A few weeks ago, the St. Louis Symphony Orchestra played the opening gala concert of the 2010/2011 season at Powell Hall in St. Louis, Missouri. The main attraction was American soprano Renée Fleming, who would be singing some crowd-pleasing, favourite arias, ideal for a high-profile fundraising concert.
However, this year’s gala concert would also feature a world premiere of a new work written for Fleming by jazz saxophonist and composer Wayne Shorter, based on Maya Angelou’s poem, The Rock Cried Out To Us Today, and to find out how this work came to fruition, and the part Sibelius played, I talked with music editor, copyist and orchestrator Ken Gruberman about the project.
Ken takes up the story. “It turns out that Renée and Wayne Shorter had been kicking an idea around for a decade, of having Wayne write a piece for her and symphony orchestra based on the poem Maya Angelou wrote for Bill Clinton’s inauguration in 1992. After ten years, both agreed it was time to do it, and so work on Aurora began in earnest a few months ago.”
Wayne Shorter is an international jazz legend who has played with everyone from Miles Davis and Herbie Hancock to Sting. At 77, Wayne as a composer is mostly self-taught, and writes scores with pen and ink. He eschews technology of any kind and writes what he hears in his head.
“In late August,” Ken continues, “I was called to Wayne’s home and shown the project. He explained that Renée had wanted it in July but that he had been on tour and was only now finalizing the score. And now time was running short; the performance was set for October 2nd, with two rehearsals on September 30th and October 1st. And here we were in the last week of August with no score!”
Ken is no stranger to tight deadlines in his work: he has worked on countless film and TV projects, including the multi-award winning HBO miniseries John Adams, where there is never enough time to make a job truly comfortable. Nevertheless, there was much to be done to be ready for the first rehearsal in just a few weeks time.
“The first hurdle?” muses Ken, “Get the piano reduction of the score Wayne had written into Sibelius, so that I could then export an audio version and send it to Renée as soon as possible. Renée is an amazing sight reader of music, but this score was so rhythmically and harmonically dense that she and her accompanist needed to hear it first before deciding on a course of action regarding its length. So my friend Bob Joles and I spent four days creating one 3-line part for Renée. Keep in mind this was, at the time, a 385 measure piece, much of it in 6/4, 7/4 and 9/4 meters, with lots of notes in every bar; often 16ths and 32nds. With a 42-stave score!”
When Renée received the score, given her other commitments in the intervening weeks, she wisely decided to focus on just half of the piece in order to do it justice on its premiere.
“At one point, when we were doing the ‘original’ edit of only bars 1 through 115,” says Ken, “the team was myself, my friend Bob Joles and our mutual friend Barbara Watts. Then, while I was in Connecticut less than two weeks before the completion of the project, things changed and now we were faced with an additional 100 measures. There was no way the three of us could accomplish this, so I approached Booker White, the music prep supervisor at Disney Studios, and asked if he and his team could join us. Another miracle: Booker agreed, as they were off that week. Our team of three soon became a team of 10 to 12.”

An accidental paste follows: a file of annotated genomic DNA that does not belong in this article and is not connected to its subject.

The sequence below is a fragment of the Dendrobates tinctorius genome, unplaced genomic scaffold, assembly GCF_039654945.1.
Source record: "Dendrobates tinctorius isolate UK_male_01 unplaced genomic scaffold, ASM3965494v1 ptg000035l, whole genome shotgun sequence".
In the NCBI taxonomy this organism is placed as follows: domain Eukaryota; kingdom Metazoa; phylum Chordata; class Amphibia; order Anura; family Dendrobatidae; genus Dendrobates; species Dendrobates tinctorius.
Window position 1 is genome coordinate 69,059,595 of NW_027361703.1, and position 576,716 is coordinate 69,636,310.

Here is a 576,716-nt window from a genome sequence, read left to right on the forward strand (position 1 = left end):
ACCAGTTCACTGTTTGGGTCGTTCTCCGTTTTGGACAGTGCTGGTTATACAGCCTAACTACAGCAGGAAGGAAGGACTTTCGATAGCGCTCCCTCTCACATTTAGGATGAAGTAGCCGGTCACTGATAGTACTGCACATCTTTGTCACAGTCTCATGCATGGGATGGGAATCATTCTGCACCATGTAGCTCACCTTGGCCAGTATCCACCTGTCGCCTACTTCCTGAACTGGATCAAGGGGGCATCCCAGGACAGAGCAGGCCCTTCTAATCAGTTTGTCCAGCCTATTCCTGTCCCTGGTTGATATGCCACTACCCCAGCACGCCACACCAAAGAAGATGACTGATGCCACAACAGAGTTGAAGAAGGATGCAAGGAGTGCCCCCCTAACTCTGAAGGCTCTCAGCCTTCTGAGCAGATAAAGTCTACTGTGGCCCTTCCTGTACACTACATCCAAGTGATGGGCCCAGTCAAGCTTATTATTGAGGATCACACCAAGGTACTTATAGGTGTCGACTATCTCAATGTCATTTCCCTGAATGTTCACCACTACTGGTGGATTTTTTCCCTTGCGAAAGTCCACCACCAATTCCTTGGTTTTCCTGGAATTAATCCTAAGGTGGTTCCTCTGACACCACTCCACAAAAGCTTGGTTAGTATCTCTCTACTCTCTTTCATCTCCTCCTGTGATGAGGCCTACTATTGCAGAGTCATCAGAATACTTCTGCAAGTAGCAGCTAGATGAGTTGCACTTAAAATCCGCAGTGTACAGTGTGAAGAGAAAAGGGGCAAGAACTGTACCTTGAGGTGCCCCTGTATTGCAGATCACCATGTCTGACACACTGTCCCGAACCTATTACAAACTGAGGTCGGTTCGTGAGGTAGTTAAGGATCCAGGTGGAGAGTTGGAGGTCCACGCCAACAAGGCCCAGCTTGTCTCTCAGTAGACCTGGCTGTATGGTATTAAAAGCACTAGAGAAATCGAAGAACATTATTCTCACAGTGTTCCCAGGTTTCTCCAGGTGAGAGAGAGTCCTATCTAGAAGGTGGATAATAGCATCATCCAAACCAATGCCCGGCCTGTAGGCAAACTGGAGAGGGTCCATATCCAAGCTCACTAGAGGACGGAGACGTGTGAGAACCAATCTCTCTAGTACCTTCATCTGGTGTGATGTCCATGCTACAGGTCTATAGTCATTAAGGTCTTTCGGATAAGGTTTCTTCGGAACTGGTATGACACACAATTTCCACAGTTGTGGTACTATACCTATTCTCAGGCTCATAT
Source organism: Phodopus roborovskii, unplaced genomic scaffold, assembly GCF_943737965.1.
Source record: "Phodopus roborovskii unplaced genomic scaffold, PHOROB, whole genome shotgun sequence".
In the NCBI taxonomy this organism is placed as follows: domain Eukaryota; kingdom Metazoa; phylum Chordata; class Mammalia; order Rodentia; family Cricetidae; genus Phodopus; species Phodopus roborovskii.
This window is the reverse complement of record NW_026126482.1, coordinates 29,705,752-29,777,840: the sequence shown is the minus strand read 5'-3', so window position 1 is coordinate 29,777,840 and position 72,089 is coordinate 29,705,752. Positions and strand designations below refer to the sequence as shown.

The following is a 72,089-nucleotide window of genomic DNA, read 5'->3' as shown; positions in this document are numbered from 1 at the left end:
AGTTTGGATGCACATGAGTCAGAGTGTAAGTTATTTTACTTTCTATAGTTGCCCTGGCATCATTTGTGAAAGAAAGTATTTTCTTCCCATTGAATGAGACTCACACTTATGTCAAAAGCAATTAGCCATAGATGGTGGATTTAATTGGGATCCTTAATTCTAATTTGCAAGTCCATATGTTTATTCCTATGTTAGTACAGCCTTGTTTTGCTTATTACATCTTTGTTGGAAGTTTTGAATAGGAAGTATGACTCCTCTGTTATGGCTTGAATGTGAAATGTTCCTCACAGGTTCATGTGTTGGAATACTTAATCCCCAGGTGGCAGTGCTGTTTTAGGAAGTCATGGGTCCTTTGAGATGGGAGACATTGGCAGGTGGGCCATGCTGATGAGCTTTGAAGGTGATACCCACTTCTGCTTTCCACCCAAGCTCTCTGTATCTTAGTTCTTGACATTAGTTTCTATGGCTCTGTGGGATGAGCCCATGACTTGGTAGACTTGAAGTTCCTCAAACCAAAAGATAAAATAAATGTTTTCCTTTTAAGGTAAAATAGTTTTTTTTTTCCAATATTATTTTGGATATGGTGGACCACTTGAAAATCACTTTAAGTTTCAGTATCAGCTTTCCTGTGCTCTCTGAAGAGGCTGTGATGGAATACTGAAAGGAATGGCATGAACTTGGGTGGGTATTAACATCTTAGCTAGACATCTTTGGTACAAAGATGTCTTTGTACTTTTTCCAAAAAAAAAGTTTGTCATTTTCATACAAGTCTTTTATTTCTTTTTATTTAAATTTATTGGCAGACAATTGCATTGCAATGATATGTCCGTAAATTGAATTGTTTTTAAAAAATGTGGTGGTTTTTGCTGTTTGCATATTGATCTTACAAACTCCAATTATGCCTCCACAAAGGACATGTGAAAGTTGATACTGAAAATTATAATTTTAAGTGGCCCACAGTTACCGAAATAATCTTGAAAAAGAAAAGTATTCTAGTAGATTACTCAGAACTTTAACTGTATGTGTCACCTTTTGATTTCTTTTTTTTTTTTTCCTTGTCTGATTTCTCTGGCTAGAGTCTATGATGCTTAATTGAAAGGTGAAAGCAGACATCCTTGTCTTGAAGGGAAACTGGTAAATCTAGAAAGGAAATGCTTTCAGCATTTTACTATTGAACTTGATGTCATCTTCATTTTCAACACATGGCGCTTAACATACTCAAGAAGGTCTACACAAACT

With Ken, Bob, Barbara and Booker and his team all working quickly in Sibelius, things were going to be tight, but Ken now felt confident that the project would be finished on time.
“I was able to complete the project on September 26th… one hour before leaving for Minnesota for another project! This was also beneficial to the St. Louis people, as their key players had been requesting advance copies of the various parts so they could start practicing ahead of time. I was able to send everyone PDFs of the parts and the scores before leaving, and the librarians in St. Louis completed the printing and binding tasks in plenty of time.”
Ken is happy to report that the concert, and the piece, had been an unqualified success, and he also says that he couldn’t have completed this project on time without Sibelius. “There is no doubt in my mind that it was Sibelius that allowed me to complete the project in time, and with the degree of accuracy that it had. I was able to keep working myself while coordinating the other team members on the project, because Sibelius makes it so easy to integrate others’ work into the master score. And with features like Magnetic Layout and Sibelius’ superior playback capabilities, I was able to format and proof-read in a fraction of the time it used to take. From the very start to the very end, Sibelius saved my career, and my reputation!”
Thanks very much to Ken for taking the time to share this story! If you’d like to get in touch with Ken, you can contact him at his company Quill Music by email. For more information on the St. Louis Symphony, check out their web site.